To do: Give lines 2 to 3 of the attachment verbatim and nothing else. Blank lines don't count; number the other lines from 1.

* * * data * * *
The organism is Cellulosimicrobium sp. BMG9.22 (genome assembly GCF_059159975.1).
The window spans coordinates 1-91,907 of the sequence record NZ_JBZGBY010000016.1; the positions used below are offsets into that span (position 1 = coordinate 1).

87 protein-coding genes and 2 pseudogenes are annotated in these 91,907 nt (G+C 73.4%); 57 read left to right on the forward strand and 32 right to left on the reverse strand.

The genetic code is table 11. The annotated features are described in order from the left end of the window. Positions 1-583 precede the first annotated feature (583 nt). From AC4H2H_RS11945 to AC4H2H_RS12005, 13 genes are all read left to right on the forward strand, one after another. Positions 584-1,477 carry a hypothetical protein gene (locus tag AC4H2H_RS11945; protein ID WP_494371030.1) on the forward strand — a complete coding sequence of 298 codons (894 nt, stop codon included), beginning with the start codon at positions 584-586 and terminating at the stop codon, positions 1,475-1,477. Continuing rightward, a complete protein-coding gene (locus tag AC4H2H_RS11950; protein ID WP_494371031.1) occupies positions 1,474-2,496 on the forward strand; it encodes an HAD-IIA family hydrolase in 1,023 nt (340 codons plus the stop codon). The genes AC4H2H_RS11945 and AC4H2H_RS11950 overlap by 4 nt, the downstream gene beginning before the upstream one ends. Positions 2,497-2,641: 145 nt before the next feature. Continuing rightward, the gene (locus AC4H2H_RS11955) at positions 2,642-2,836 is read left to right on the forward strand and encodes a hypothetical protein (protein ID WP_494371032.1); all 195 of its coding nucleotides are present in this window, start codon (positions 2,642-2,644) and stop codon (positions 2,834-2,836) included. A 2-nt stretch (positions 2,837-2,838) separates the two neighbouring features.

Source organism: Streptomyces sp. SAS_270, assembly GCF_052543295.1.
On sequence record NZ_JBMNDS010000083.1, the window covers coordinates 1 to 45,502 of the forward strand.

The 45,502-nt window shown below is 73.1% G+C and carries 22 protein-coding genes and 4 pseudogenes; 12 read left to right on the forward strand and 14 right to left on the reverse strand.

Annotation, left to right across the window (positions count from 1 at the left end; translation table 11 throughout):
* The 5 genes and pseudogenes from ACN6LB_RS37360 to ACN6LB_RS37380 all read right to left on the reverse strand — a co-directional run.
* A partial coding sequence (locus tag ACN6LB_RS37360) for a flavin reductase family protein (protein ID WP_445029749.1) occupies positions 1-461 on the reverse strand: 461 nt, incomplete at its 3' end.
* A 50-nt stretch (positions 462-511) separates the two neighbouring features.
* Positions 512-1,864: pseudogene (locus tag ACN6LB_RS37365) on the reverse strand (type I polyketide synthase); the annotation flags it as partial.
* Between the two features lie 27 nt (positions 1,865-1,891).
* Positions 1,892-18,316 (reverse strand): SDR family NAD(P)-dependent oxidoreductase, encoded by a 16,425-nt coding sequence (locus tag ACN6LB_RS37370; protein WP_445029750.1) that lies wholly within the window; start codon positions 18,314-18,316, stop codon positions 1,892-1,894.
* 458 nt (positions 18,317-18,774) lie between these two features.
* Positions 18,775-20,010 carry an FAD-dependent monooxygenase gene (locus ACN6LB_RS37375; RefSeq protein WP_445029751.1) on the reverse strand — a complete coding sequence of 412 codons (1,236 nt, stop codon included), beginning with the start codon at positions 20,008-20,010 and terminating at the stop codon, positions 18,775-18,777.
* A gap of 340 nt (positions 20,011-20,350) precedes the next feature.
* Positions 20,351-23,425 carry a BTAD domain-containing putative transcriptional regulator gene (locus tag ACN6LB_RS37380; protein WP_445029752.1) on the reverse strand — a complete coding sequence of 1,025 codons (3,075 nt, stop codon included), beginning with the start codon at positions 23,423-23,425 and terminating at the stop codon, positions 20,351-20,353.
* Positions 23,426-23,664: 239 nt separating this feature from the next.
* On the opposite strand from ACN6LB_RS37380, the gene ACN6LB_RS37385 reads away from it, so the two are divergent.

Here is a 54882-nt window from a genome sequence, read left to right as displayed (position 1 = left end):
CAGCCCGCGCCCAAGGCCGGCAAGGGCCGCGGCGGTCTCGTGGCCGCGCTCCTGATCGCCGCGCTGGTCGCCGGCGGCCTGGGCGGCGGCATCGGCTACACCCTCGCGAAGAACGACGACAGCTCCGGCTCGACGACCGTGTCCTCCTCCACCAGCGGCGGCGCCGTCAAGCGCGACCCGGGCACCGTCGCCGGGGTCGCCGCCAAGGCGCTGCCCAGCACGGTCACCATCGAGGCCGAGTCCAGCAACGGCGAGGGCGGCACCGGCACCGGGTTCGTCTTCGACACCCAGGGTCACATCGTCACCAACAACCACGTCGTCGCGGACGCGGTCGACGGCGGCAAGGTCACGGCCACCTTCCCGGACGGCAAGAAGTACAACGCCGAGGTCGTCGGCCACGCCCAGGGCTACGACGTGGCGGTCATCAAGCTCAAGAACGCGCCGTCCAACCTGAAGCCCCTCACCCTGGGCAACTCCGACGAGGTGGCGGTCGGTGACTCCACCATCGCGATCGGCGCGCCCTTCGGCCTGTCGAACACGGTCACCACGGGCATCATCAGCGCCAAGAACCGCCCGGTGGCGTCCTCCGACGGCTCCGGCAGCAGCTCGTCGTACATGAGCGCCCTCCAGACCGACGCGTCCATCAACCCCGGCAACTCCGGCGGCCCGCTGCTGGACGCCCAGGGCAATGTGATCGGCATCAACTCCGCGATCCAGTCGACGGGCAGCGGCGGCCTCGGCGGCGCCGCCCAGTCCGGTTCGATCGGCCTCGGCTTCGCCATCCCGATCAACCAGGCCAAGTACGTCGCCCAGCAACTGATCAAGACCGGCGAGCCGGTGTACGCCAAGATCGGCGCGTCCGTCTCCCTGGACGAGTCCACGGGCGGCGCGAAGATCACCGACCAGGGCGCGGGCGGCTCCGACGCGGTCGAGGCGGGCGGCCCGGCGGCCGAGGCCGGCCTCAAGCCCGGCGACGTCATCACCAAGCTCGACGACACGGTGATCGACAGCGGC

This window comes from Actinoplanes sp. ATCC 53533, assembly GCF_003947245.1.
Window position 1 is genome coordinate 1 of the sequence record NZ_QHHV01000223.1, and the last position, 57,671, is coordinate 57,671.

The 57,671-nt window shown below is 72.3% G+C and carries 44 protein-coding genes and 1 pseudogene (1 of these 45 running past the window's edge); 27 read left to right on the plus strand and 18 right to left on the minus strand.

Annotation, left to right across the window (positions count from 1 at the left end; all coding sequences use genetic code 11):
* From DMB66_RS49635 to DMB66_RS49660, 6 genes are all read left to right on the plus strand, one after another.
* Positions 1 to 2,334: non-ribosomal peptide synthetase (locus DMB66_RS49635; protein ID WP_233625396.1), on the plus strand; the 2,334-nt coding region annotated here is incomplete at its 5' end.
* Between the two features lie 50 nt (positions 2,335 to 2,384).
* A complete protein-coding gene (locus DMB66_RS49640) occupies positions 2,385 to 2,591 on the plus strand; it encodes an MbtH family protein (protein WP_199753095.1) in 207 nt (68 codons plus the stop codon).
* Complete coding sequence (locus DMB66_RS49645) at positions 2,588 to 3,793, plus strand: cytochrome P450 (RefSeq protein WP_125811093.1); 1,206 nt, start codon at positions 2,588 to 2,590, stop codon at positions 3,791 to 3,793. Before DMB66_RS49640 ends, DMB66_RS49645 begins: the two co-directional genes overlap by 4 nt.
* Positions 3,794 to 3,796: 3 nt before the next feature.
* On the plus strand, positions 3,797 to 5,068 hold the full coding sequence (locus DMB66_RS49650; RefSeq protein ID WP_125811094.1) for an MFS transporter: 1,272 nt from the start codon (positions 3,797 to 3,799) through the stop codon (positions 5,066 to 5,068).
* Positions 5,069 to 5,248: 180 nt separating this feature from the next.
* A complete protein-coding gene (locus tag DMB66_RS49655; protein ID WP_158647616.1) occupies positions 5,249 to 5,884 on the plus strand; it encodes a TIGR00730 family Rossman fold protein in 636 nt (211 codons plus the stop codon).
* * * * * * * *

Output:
The window spans coordinates 1-91,907 of the sequence record NZ_JBZGBY010000016.1; the positions used below are offsets into that span (position 1 = coordinate 1).

87 protein-coding genes and 2 pseudogenes are annotated in these 91,907 nt (G+C 73.4%); 57 read left to right on the forward strand and 32 right to left on the reverse strand.